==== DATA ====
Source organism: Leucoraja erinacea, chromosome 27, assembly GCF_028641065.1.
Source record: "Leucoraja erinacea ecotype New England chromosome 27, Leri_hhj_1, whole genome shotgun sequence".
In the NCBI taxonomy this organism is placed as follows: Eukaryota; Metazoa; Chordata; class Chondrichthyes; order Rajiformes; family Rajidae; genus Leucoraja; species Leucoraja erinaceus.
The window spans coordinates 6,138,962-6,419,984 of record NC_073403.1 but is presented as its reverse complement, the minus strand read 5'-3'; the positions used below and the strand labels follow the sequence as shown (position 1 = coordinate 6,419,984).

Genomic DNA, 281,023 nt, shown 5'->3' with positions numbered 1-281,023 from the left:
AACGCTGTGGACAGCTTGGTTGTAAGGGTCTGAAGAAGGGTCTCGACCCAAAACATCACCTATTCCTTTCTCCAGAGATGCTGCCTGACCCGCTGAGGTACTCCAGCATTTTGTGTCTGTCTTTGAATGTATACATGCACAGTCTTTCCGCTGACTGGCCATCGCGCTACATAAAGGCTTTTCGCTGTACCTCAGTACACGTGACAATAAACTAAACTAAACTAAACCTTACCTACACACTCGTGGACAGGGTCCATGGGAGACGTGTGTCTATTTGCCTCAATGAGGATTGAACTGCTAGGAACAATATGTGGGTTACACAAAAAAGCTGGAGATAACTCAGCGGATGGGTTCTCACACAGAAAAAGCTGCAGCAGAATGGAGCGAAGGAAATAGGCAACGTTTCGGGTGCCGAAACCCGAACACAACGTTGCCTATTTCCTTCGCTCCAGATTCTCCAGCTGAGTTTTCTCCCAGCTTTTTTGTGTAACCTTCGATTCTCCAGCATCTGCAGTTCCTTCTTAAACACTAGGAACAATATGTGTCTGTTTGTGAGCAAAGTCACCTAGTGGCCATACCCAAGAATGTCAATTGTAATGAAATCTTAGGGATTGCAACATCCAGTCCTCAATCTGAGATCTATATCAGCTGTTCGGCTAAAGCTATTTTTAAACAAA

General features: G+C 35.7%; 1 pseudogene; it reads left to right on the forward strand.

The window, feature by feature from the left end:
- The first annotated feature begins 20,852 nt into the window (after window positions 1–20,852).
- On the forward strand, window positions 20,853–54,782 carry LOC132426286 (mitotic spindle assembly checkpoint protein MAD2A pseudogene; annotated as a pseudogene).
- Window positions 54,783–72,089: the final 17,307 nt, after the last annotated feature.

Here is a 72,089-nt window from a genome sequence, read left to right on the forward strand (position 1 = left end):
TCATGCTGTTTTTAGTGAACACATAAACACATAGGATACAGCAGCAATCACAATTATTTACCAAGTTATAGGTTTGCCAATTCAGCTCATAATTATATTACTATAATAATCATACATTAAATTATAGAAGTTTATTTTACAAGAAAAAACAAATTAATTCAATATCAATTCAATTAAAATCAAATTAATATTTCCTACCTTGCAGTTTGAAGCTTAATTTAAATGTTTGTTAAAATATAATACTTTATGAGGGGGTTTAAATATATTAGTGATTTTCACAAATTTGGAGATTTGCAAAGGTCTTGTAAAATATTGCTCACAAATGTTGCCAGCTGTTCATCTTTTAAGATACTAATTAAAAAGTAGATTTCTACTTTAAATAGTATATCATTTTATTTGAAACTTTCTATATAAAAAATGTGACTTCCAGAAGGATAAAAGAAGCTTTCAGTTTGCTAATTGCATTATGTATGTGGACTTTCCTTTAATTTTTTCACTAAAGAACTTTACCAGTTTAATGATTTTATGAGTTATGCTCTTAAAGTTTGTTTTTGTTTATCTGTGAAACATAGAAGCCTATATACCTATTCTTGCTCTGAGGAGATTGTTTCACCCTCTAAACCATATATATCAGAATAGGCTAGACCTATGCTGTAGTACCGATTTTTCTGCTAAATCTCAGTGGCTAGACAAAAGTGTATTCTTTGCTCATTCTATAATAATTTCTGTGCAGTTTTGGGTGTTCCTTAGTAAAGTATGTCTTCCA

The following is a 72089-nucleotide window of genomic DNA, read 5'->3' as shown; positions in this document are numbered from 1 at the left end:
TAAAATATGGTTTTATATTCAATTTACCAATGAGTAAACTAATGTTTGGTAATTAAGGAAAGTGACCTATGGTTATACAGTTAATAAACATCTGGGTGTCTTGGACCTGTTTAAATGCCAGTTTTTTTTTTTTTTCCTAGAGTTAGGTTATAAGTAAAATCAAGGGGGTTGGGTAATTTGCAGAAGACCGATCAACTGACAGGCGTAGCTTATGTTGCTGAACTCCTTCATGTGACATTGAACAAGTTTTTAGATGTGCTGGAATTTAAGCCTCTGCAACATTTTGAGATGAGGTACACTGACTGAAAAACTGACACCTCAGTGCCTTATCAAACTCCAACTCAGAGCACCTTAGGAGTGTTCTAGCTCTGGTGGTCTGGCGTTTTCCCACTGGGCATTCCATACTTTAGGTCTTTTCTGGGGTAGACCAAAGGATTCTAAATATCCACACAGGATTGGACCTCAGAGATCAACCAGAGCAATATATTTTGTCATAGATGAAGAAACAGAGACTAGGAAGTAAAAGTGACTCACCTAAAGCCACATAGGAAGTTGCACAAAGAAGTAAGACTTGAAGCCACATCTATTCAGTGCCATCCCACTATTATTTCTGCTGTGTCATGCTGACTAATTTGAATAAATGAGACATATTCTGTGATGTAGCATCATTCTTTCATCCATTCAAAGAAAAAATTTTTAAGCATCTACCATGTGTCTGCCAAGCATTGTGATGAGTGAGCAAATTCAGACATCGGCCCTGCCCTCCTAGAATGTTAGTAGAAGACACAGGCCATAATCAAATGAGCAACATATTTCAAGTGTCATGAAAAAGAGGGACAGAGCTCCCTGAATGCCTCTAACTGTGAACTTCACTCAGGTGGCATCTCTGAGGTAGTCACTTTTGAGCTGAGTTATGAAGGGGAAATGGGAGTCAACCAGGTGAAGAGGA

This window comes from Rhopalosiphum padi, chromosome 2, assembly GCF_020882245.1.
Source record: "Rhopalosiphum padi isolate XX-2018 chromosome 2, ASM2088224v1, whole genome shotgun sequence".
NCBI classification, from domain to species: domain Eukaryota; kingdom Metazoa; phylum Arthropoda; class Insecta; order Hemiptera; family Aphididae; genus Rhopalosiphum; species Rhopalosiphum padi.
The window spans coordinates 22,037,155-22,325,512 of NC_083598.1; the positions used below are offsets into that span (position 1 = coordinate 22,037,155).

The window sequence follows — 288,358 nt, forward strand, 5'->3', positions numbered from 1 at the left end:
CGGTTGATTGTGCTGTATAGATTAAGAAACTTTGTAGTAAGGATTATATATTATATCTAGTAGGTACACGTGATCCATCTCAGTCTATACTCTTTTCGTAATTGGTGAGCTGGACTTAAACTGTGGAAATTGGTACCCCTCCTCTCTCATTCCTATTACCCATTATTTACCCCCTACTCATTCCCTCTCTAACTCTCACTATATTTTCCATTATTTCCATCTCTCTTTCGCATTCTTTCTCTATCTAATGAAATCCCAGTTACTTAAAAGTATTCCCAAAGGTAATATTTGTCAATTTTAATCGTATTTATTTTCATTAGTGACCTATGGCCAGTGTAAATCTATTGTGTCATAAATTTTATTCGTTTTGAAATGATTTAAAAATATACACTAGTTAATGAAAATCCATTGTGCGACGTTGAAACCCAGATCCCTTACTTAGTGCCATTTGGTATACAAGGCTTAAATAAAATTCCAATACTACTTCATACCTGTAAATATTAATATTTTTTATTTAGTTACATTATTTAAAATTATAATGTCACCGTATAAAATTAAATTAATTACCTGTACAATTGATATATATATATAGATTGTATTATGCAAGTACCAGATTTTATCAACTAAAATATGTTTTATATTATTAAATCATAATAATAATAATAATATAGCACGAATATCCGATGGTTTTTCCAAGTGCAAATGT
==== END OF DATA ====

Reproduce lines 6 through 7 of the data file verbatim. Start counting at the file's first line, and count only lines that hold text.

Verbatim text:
AACGCTGTGGACAGCTTGGTTGTAAGGGTCTGAAGAAGGGTCTCGACCCAAAACATCACCTATTCCTTTCTCCAGAGATGCTGCCTGACCCGCTGAGGTACTCCAGCATTTTGTGTCTGTCTTTGAATGTATACATGCACAGTCTTTCCGCTGACTGGCCATCGCGCTACATAAAGGCTTTTCGCTGTACCTCAGTACACGTGACAATAAACTAAACTAAACTAAACCTTACCTACACACTCGTGGACAGGGTCCATGGGAGACGTGTGTCTATTTGCCTCAATGAGGATTGAACTGCTAGGAACAATATGTGGGTTACACAAAAAAGCTGGAGATAACTCAGCGGATGGGTTCTCACACAGAAAAAGCTGCAGCAGAATGGAGCGAAGGAAATAGGCAACGTTTCGGGTGCCGAAACCCGAACACAACGTTGCCTATTTCCTTCGCTCCAGATTCTCCAGCTGAGTTTTCTCCCAGCTTTTTTGTGTAACCTTCGATTCTCCAGCATCTGCAGTTCCTTCTTAAACACTAGGAACAATATGTGTCTGTTTGTGAGCAAAGTCACCTAGTGGCCATACCCAAGAATGTCAATTGTAATGAAATCTTAGGGATTGCAACATCCAGTCCTCAATCTGAGATCTATATCAGCTGTTCGGCTAAAGCTATTTTTAAACAAA

General features: G+C 35.7%; 1 pseudogene; it reads left to right on the forward strand.